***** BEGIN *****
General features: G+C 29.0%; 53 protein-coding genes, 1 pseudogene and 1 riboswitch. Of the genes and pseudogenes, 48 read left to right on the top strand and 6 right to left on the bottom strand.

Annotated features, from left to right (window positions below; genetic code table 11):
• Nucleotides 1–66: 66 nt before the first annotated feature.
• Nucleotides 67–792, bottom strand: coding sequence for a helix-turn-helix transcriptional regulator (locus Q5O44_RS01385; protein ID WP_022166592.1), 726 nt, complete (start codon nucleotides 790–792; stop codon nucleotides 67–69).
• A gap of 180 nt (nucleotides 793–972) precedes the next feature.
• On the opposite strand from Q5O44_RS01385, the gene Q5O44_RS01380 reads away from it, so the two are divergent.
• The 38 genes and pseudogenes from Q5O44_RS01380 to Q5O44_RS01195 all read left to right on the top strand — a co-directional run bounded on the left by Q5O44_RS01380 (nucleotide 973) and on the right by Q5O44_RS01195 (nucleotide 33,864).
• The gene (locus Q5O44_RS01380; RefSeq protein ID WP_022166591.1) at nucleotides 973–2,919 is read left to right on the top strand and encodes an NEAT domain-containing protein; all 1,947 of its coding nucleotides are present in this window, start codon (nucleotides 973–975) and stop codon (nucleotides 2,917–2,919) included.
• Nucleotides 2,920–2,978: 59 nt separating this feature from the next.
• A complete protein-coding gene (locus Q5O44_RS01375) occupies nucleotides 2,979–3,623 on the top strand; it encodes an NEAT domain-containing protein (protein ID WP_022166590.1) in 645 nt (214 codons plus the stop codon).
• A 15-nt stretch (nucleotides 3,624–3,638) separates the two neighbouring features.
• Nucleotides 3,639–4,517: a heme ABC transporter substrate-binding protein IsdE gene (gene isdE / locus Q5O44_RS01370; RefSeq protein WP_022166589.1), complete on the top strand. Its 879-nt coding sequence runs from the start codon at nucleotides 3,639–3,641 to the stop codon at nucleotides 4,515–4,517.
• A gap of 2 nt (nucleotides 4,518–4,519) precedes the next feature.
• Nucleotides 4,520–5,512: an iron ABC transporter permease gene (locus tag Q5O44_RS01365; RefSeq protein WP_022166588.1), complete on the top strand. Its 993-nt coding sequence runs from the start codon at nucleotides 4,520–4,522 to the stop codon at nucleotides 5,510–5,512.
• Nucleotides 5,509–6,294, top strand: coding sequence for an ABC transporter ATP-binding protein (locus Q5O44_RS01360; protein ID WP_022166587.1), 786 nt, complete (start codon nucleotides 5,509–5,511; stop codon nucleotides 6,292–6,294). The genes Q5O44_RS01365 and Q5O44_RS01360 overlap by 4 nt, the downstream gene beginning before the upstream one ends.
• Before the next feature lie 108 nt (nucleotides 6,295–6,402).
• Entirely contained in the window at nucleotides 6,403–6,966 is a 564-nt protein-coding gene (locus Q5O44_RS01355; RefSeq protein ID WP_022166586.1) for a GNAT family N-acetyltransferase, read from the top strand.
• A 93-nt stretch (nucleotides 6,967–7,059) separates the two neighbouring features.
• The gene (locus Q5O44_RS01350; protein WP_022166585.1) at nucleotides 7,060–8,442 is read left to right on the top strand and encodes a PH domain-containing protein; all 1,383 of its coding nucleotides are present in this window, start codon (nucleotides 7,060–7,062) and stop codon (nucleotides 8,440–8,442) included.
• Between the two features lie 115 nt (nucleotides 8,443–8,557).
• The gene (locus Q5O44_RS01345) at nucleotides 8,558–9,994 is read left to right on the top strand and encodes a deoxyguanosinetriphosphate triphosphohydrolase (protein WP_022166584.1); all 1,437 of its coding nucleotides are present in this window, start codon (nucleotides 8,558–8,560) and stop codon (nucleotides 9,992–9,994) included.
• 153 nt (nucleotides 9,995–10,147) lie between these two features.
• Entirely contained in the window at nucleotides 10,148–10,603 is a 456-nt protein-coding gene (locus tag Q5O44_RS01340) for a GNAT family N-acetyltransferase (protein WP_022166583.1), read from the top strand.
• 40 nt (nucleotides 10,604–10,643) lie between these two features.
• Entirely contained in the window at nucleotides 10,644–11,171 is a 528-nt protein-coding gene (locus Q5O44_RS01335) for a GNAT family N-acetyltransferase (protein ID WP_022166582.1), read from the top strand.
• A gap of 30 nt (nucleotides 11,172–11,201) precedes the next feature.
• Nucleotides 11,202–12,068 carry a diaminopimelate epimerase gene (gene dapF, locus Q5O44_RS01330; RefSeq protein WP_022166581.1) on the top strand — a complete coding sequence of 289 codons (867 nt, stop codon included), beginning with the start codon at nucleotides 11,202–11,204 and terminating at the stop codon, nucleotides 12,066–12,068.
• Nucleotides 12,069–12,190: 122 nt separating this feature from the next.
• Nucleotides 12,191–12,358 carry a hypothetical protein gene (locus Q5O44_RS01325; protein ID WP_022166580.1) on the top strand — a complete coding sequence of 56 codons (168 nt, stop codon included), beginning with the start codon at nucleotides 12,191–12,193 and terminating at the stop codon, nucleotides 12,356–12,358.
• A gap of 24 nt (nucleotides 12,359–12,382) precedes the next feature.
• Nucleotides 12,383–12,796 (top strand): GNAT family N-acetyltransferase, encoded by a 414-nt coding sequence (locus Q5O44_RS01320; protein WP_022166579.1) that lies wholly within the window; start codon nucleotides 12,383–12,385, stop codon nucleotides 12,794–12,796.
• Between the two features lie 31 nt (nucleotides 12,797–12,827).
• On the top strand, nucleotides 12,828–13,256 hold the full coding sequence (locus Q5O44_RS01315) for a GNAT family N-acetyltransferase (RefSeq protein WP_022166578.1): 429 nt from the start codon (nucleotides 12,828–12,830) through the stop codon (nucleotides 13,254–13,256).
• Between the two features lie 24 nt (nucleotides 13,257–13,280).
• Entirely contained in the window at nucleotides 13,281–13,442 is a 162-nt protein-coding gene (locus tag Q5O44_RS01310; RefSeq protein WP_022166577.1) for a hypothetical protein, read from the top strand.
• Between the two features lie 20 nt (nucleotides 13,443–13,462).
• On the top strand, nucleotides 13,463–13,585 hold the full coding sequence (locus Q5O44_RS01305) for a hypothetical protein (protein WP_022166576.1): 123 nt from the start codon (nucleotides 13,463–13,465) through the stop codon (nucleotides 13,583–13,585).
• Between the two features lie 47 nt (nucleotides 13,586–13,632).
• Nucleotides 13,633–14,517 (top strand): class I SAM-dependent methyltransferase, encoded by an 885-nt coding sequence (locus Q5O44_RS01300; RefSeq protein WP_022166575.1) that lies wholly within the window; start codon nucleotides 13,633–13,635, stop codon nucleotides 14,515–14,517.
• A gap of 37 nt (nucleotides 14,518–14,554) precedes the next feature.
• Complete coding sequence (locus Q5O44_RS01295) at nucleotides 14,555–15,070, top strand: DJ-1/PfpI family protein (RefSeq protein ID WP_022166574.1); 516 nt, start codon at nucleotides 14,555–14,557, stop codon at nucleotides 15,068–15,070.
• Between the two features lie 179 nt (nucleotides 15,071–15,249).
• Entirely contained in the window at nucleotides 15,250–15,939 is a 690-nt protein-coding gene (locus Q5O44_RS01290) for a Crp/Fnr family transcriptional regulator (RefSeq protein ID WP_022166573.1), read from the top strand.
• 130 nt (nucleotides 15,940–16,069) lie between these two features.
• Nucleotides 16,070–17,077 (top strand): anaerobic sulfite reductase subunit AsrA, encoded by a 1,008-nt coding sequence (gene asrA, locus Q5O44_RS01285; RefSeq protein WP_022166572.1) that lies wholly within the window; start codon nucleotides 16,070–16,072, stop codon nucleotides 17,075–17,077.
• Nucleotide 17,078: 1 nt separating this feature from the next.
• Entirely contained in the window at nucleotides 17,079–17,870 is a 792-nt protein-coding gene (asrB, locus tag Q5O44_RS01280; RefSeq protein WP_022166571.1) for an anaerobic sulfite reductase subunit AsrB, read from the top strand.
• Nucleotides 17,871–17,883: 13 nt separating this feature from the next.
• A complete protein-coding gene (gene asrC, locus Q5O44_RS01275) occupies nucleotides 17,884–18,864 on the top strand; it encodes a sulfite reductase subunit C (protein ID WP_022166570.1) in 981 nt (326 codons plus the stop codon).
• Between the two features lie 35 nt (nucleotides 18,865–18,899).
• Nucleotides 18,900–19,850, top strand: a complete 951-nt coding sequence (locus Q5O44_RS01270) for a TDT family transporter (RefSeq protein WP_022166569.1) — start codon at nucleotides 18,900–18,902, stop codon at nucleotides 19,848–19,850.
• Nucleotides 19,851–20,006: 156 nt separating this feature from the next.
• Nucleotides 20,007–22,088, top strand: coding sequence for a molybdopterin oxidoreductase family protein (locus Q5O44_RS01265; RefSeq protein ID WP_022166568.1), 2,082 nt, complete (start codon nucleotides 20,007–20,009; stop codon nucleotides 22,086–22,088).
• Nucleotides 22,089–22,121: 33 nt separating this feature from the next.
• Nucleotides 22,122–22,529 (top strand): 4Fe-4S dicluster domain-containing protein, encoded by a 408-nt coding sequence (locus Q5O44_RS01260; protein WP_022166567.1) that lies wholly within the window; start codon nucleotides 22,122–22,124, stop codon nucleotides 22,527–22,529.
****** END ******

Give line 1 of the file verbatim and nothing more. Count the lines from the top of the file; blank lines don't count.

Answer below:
General features: G+C 29.0%; 53 protein-coding genes, 1 pseudogene and 1 riboswitch. Of the genes and pseudogenes, 48 read left to right on the top strand and 6 right to left on the bottom strand.